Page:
The three types of fondue are cheese, oil and dessert. The full fondue experience – cheese fondue for appetizer, oil fondue for main course and dessert fondue for, well, dessert, is wonderful. But two – or even one – are just fine. I’ve made all three numerous times for groups but more frequently make just a cheese fondue at home. One caveat: I wouldn’t recommend oil fondue if small children are participating. The oil has to be hot to cook the ingredients properly. Little hands can easily be burnt and, potentially even worse, the bubbling pot accidentally tipped over.
My first fondue experience was at Geja’s Café. Thirty-five years ago it was Chicago’s most romantic restaurant. And it’s still a serious contender for the title. Geja’s conjures up a host of happy memories for my husband and me because that’s where’d we’d go to reconnect when his dental-school pressures, our new baby and my performing schedule overwhelmed us. Other than salad and a cheese board, fondue is all Geja’s serves. Cheese fondue, oil fondue (meats, seafood and vegetables cooked by the diners in a pot of bubbling oil, then dipped in various sauces), and dessert fondue can be had individually or as a multicourse meal.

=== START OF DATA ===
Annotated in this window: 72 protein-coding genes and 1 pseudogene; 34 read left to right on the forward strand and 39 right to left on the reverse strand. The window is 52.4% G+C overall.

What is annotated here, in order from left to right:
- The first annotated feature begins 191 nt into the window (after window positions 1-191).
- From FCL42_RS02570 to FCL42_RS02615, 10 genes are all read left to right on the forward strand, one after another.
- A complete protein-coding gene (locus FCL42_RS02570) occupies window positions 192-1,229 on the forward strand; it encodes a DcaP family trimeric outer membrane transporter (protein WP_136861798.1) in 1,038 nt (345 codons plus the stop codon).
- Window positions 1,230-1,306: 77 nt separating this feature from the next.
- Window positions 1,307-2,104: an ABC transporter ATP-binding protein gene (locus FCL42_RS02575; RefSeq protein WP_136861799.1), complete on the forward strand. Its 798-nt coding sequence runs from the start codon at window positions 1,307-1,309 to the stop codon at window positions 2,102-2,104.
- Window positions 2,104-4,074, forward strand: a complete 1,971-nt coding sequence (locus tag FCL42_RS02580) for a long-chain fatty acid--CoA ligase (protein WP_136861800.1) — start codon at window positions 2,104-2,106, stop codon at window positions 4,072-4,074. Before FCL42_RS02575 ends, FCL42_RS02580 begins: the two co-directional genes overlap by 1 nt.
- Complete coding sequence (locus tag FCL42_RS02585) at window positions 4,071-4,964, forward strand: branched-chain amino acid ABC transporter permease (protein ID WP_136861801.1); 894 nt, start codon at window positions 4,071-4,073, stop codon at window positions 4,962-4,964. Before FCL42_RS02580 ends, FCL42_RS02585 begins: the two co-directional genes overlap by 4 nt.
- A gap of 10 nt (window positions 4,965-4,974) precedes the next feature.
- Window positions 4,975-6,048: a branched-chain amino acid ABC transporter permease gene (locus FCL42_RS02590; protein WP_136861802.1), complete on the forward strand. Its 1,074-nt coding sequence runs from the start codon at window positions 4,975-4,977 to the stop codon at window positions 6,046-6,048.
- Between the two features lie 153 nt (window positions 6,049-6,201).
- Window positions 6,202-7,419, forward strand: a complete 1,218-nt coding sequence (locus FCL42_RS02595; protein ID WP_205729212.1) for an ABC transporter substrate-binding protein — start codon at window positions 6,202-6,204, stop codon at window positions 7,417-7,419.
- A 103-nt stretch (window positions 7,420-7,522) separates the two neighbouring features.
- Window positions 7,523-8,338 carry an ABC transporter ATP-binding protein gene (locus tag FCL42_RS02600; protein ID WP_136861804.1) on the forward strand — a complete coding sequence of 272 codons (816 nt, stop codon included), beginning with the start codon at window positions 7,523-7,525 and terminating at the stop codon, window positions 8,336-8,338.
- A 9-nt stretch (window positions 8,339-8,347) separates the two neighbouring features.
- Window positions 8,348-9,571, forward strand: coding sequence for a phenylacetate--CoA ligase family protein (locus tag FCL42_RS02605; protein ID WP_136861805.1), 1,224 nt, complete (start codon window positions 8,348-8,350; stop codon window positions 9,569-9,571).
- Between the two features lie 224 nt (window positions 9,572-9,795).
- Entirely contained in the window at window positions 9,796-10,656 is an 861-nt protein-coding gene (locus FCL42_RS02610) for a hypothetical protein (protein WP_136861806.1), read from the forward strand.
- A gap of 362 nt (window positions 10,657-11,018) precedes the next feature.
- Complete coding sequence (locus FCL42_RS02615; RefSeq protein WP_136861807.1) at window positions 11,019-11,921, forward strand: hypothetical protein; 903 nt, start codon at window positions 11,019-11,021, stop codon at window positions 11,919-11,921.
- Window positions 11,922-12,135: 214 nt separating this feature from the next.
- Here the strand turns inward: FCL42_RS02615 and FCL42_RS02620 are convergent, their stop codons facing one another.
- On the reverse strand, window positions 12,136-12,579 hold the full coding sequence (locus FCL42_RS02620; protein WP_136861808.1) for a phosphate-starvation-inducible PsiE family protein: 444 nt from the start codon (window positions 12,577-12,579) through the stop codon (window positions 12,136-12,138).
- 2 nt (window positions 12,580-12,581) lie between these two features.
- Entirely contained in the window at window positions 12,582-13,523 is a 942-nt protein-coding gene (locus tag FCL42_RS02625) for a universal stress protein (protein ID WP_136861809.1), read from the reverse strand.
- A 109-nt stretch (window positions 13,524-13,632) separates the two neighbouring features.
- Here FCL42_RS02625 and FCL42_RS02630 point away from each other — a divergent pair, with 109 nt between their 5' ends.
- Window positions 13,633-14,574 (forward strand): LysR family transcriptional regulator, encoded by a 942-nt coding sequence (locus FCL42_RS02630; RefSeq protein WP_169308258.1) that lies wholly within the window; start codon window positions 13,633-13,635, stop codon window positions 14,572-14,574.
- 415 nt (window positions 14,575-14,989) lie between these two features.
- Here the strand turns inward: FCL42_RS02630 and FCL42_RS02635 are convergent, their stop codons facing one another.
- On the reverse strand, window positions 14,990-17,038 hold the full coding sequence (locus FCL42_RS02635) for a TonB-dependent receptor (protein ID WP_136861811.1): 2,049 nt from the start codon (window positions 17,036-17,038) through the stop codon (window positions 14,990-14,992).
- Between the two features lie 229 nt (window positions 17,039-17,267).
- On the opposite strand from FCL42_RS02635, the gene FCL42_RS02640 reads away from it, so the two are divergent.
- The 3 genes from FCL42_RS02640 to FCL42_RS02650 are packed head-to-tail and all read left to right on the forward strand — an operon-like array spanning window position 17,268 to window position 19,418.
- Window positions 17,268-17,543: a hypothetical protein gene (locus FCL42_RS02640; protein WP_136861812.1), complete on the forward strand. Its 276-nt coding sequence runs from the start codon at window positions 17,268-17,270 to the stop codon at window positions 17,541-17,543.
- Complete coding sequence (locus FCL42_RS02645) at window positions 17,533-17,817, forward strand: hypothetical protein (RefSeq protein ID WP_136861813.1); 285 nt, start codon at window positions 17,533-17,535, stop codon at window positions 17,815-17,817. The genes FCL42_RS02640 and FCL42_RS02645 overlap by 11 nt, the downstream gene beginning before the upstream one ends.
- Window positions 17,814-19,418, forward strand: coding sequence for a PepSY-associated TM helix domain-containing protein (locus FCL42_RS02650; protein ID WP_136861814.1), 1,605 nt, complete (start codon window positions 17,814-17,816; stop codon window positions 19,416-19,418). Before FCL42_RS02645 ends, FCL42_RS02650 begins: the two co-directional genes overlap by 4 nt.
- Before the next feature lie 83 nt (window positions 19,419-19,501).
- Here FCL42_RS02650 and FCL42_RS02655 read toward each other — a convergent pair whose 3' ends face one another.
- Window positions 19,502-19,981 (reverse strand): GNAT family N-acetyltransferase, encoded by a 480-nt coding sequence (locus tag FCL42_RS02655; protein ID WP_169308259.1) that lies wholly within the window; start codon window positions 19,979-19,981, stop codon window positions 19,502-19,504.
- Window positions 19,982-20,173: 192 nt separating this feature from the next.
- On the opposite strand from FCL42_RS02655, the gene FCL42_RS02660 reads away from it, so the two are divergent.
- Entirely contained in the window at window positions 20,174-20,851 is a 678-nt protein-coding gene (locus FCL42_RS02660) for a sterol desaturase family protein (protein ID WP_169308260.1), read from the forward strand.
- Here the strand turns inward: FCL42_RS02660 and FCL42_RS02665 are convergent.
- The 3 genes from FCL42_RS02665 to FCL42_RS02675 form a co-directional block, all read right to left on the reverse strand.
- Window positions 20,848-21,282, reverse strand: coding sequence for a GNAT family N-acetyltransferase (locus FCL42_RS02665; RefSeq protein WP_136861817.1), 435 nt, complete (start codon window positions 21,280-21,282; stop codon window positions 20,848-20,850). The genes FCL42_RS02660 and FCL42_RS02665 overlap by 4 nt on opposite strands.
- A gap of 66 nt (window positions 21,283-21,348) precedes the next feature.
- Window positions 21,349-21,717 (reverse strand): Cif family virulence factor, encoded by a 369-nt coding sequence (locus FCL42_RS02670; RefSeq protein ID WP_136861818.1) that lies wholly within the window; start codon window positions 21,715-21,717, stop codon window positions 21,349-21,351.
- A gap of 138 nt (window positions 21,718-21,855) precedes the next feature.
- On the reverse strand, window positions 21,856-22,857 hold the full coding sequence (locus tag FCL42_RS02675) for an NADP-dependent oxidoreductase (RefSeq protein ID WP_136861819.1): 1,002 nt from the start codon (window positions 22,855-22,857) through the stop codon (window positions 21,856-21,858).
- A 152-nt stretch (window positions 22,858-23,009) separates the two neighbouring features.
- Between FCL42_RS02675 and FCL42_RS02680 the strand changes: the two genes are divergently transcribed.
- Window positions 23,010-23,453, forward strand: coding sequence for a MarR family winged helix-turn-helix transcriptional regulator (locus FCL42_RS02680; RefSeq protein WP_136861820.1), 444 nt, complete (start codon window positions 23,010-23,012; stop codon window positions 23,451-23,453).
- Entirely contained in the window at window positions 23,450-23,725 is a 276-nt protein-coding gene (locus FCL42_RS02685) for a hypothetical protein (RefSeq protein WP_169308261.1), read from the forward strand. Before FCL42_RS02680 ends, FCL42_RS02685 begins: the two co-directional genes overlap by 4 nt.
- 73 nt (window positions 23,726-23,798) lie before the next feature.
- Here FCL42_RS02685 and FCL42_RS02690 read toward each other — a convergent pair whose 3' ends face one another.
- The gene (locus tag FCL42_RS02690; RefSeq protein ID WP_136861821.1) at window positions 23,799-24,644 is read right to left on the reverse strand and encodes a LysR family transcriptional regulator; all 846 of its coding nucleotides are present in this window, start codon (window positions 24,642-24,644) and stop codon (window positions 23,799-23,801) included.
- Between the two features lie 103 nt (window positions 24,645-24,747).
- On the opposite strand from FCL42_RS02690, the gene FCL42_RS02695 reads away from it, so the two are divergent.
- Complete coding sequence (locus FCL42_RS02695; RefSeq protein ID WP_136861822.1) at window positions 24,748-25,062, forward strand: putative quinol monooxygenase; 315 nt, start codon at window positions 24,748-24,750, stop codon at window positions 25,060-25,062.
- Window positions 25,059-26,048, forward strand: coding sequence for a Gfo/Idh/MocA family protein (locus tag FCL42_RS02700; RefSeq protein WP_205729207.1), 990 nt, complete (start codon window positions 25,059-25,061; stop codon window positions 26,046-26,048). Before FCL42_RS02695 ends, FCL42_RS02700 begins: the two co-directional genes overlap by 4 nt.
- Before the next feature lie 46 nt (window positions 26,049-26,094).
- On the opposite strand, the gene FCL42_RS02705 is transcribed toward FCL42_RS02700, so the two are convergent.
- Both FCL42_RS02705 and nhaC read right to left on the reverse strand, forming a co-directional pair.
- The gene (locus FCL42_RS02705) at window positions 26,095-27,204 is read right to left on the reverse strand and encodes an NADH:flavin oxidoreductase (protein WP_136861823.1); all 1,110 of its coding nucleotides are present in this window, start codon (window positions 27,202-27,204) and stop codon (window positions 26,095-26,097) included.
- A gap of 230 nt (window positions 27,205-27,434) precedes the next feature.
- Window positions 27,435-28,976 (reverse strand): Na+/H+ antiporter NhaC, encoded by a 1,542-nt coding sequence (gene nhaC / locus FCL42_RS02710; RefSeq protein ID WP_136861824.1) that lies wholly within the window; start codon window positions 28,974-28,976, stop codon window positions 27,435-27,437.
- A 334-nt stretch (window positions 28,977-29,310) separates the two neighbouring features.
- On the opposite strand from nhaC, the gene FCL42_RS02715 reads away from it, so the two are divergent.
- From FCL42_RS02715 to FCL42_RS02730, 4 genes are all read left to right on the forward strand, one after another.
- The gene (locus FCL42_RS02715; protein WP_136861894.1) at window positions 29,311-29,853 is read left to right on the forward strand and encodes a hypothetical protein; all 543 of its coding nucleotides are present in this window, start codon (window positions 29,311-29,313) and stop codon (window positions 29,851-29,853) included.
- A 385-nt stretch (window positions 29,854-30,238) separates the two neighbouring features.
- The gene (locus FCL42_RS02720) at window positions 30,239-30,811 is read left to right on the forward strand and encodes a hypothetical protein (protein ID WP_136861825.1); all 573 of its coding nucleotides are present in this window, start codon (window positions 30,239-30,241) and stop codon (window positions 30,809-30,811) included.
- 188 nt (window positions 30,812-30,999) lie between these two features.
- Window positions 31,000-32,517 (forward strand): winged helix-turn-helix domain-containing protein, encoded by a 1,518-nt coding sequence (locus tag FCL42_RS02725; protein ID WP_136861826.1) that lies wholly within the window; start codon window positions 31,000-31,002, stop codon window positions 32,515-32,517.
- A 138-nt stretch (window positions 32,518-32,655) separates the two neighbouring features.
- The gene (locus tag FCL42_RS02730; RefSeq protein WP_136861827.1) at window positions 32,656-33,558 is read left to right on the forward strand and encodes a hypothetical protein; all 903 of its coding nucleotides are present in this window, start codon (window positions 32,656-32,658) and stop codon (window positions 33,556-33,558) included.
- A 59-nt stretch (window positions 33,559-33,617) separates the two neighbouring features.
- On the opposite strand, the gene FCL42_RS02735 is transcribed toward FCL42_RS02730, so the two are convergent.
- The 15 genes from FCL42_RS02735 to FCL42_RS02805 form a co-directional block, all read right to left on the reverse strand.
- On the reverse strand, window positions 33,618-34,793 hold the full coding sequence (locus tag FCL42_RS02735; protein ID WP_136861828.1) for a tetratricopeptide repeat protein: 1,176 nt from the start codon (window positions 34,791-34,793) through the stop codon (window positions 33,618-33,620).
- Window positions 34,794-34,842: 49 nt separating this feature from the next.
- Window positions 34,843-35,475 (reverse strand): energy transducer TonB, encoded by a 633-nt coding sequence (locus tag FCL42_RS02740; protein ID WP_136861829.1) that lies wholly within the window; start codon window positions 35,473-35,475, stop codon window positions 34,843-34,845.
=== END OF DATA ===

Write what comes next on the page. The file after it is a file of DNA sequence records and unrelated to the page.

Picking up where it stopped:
Not long ago a friend referred to fondue as “retro.” In a sense, that’s true – fondue was trendy in America during the 1960s and ’70s – but fondue was no passing fad. Its appeal remains strong, as Geja’s continuing existence demonstrates. Few restaurants have such longevity. Geja’s isn’t just limping along, either. Recently, when asked by newlyweds for restaurant recommendations for a romantic Chicago weekend, Geja’s was my first thought. But no reservations were available for two weeks before or after their trip.